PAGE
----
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Rivers of Blood, Rivers of Gold
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Cocker, a British journalist, provides vivid details of four episodes of European atrocities and imperialism. The examples he relates involve encounters with the Aztecs, Tasmanians, Apache, and southwest Africans. The details and evocation of horror are the book's strength. Its major flaw is the misuse of the word tribal, which Cocker does not define. In the anthropological sense, the word tribe is applied too loosely to the peoples described; the broader concept of indigenous peoples is more applicable. As a large state, the Aztec people could hardly be considered a tribe either in organization or culture. Furthermore, this example does not fit in with the other three, much smaller populations. Despite his focus on Europeans, the author is careful to conclude that the commission of heinous acts is part of human nature and not just a European problem. Recommended for general audiences as an introduction to conflicts of this kind.--Joyce L. Ogburn Univ. of Washington, Seattle Copyright 2000 Cahners Business Information.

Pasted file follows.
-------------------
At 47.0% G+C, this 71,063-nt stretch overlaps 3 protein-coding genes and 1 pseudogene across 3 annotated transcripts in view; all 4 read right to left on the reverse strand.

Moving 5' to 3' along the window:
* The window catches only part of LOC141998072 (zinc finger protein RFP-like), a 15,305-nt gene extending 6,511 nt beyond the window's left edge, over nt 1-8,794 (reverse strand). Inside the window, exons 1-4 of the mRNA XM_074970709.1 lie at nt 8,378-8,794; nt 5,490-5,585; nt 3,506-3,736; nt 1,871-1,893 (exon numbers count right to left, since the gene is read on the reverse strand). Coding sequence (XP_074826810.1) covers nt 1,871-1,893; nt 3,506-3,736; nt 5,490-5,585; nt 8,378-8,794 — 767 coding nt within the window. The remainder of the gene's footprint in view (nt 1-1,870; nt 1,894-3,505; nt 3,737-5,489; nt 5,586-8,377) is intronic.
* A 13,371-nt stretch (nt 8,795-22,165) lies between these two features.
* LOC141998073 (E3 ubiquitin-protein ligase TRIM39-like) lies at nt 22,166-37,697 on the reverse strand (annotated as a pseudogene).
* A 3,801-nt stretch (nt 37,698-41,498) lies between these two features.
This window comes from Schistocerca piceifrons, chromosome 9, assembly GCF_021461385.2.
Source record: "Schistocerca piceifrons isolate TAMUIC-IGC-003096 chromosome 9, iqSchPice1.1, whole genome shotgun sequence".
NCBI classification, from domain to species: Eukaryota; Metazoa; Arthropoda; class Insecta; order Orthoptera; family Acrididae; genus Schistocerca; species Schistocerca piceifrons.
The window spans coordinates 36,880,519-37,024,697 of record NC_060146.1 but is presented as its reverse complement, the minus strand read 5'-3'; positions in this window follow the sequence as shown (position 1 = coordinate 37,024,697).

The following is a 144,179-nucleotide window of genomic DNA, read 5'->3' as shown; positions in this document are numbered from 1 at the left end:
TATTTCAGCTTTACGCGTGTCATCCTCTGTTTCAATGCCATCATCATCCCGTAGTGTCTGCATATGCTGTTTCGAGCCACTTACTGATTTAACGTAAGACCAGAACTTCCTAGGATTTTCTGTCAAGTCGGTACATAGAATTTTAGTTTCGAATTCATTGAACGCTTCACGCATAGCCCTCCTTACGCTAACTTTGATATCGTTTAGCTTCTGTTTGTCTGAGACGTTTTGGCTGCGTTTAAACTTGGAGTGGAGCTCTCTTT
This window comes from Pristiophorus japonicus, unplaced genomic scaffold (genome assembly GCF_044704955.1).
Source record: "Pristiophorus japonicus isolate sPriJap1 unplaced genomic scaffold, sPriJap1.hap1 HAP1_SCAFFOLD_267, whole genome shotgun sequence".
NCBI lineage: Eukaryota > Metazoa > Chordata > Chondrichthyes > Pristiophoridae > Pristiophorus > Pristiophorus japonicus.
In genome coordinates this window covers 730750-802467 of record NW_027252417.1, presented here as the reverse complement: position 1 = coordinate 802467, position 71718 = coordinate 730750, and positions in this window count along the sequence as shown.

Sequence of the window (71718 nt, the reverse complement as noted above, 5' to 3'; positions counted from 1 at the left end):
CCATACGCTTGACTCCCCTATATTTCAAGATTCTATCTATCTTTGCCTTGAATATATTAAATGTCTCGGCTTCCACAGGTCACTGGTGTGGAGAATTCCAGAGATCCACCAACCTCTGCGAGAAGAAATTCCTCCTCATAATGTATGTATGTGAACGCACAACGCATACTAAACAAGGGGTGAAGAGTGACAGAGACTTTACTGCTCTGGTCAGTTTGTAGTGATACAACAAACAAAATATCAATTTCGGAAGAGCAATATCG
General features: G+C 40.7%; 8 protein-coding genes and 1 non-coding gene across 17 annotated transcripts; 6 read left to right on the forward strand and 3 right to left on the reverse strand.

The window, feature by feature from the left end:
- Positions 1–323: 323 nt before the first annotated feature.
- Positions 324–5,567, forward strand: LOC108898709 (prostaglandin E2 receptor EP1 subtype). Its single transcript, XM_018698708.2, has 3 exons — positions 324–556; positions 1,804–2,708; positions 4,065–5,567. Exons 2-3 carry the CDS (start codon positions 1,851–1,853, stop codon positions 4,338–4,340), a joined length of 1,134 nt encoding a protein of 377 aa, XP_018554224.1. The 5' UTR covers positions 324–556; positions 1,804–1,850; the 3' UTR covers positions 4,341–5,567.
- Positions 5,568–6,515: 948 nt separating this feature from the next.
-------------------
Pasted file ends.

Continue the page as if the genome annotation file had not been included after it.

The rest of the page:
Advancing the revisionist tradition, Cocker's book demonstrates the gruesome similarities among events usually seen as radically disparate: the Spanish conquest of Mexico, the British takeover of Tasmania, the subjugation of the Apache in the American Southwest and the German wars in Southwest Africa. Cocker, a writer for the British Guardian, demonstrates that in all four cases the same processes were at work, and each produced the same results: the devastation of native people (Cocker estimates that as many as 50 million were killed). He describes military efforts by the Europeans, from the Spanish conquest of the great Mexican city of Tenochtitl n to the German ambush and massacre of women and children in the tiny African village of Hornzranz. The vestiges of colonial cruelty, he argues, continue even in a world that supposedly abandoned the horrors of colonialism after WWII. "For large numbers of Europeans and those of European descent," he writes, "tribal peoples remain a defeated and immaterial branch of humanity. We have a duty to make their story part of our own." Wisely, Cocker is not solely Eurocentric in his condemnations; throughout, he acknowledges that barbarities can be found all over the globe and throughout history, giving his account greater sweep. Thoughtful and thought-provoking, this superbly written book deserves a wide readership. Illus. not seen by PW. Agent, Sloan Harris, ICM. (May) Copyright 2000 Cahners Business Information.

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